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Wild Improvements: Offense From the Blue Line

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The team needs to be able to generate more shots from its defensemen if they want to improve this year.

Brad Rempel-USA TODAY Sports

In a recent interview with the Pioneer Press, head coach Mike Yeo stressed how the Wild need to score more goals.  To do this, the team is trying to integrate its defensemen into the offensive play.

"Number one, we've got to score more goals so we're trying find different ways to create offense and different ways to try to outnumber the opposition.  The second part of it is, looking at our personnel, we have a mobile group of defensemen, a group that all has the ability to generate offense because of their skill sets," said Yeo.

It's been no secret that this team has trouble scoring goals.  Last year's average of 2.43 goals per game was good for 24th in the league.  It's also been established throughout franchise history that the team struggles to produce offense from the blue line, especially at even strength.

Last season, Wild defenders put up 18 goals at even strength.  At first glance that number is at least somewhat respectable.  It's the third highest total in franchise history and the most since the 2005/2006 season.  It's a far improvement over recent years, with only 4 total goals in the 2013 shortened season and 9 in 2012/2013.  Individually, Jonas Brodin's 5 even strength goals were the most since Marc-Andre Bergeron put up 7 in 2008/2009.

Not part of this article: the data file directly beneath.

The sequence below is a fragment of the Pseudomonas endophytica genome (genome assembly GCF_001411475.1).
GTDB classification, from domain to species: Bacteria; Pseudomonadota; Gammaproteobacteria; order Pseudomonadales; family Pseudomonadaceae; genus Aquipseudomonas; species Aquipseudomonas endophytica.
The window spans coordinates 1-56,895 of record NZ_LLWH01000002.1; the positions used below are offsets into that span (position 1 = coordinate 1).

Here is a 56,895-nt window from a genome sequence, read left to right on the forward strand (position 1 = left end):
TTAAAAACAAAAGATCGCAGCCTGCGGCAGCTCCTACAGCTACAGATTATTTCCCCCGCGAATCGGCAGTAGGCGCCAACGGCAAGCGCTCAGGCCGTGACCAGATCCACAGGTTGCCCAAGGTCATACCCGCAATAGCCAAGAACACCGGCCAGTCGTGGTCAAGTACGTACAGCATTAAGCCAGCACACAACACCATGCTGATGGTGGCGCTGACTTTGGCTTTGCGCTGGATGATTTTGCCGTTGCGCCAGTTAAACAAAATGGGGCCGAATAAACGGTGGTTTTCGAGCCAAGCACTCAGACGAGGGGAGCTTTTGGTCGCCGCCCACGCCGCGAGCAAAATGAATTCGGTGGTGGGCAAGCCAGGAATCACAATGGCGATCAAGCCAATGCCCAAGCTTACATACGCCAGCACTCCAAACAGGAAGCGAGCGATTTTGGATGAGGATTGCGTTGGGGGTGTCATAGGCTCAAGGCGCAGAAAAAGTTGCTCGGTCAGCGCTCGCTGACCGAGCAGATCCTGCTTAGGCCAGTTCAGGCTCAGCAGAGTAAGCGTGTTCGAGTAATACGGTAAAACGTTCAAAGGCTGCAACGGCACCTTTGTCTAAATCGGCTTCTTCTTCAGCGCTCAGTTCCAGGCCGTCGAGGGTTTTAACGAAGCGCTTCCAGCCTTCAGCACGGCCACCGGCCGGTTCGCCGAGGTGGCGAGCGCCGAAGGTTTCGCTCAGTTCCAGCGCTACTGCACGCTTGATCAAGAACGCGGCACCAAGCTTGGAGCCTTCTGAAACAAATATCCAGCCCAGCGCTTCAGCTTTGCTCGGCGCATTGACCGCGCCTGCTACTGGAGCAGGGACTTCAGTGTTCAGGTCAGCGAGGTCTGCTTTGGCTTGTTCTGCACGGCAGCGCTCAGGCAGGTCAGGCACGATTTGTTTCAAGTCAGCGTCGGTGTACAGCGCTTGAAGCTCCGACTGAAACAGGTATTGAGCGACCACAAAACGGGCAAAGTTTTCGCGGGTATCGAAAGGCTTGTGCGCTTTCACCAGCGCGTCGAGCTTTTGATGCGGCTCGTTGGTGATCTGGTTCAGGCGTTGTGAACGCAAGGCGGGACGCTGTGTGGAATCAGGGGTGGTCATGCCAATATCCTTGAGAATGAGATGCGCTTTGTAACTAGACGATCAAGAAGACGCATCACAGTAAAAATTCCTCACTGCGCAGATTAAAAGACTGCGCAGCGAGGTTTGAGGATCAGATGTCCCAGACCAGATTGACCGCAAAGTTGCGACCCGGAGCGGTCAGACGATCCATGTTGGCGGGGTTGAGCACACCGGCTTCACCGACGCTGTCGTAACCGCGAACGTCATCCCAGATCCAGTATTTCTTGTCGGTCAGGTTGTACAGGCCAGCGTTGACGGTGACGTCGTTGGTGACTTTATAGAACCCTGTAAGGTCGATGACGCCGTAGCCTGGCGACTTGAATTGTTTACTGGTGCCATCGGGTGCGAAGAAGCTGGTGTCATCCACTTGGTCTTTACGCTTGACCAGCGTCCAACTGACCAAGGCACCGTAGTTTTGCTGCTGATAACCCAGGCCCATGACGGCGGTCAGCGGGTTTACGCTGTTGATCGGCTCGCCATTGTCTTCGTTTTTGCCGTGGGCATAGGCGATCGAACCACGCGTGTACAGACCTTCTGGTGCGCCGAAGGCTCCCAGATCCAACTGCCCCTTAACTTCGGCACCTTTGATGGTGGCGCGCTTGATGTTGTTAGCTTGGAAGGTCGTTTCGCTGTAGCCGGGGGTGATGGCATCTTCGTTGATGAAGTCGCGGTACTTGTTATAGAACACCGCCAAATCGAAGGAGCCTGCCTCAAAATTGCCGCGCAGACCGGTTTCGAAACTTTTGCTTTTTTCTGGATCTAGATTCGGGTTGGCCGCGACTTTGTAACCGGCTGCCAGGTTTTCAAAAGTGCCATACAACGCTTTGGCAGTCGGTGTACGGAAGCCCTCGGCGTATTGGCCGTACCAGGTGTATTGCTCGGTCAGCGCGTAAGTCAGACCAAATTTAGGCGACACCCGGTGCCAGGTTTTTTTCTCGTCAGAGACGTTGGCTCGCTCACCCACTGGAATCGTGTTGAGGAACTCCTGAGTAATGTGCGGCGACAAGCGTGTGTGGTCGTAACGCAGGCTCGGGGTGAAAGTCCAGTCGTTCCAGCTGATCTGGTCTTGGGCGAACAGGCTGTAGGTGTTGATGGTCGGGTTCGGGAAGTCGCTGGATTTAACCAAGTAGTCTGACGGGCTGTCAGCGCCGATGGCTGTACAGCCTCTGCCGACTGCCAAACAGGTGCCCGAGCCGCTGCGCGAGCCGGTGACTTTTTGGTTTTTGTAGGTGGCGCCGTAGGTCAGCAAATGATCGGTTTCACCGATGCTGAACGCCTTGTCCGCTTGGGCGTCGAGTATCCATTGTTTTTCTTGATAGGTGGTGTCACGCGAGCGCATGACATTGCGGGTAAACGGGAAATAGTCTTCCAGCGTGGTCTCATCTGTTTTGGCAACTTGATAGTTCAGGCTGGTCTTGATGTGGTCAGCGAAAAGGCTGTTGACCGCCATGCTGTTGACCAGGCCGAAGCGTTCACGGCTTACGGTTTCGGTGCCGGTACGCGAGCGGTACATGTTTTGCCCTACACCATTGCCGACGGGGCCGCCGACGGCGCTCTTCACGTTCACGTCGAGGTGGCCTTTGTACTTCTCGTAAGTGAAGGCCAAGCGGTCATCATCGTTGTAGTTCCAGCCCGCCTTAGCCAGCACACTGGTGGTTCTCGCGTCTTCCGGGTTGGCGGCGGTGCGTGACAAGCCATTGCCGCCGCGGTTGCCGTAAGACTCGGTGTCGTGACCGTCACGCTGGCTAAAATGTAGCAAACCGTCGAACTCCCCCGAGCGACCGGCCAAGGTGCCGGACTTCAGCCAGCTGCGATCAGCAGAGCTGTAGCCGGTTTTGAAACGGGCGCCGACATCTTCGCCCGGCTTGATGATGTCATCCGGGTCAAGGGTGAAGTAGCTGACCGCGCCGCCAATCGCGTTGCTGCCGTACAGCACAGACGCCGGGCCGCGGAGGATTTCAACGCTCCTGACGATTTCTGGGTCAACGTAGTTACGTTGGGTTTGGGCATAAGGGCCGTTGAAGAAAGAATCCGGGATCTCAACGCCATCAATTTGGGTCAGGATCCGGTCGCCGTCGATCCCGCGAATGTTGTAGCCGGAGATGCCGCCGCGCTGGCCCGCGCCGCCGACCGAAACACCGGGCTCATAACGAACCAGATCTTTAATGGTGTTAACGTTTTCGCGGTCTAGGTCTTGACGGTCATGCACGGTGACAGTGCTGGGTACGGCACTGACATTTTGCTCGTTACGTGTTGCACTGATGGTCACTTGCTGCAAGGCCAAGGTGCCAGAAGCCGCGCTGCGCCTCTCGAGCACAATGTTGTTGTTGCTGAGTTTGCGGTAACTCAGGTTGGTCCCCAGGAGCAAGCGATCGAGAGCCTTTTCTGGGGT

Furthermore, 18 goals was about league average last year, with Ottawa leading at 33 and the New York Islanders at the bottom with 10.

However the stat most concerning isn't the amount of goals scored, but the number of shots taken.  Last year, the Wild defensemen put up only 389 shots on goal, good for 28th in the league, just above Montreal and Edmonton.  In contrast, Boston almost doubled that total with 717 and even Buffalo produced more with 432.

Here's a chart of last year's totals.

5v5 Scoring Totals from Defensemen
Team Shots from Def Goals from Def Def Sh%
Boston 717 32 4.5%
Vancouver 648 22 3.4%
Ottawa 630 33 5.2%
Chicago 598 19 3.2%
Winnipeg 597 31 5.2%
Tampa Bay 592 25 4.2%
Phoenix 585 27 4.6%
NYR 581 19 3.3%
San Jose 576 22 3.8%
St. Louis 576 20 3.5%
Nashville 557 31 5.6%
Los Angeles 526 19 3.6%
Pittsburgh 520 23 4.4%
Washington 520 22 4.2%
Carolina 511 18 3.5%
Columbus 506 15 3.0%
Anaheim 475 21 4.4%
Calgary 471 16 3.4%
Colorado 468 30 6.4%
Toronto 464 26 5.6%
NYI 463 10 2.2%
New Jersey 458 13 2.8%
Dallas 457 15 3.3%
Philadelphia 452 21 4.6%
Detroit 448 16 3.6%
Buffalo 432 14 3.2%
Florida 431 17 3.9%
Minnesota 389 18 4.6%
Montreal 367 12 3.3%
Edmonton 315 19 6.0%

Ouch.  To put this in more context, last year's league average for even strength shots on goal by defensemen was 511.  The Wild were 122 shots below average, about 1.5 shots per game.  The team may have been lucky to get to 18 goals, shooting .5% above league average at 4.6%.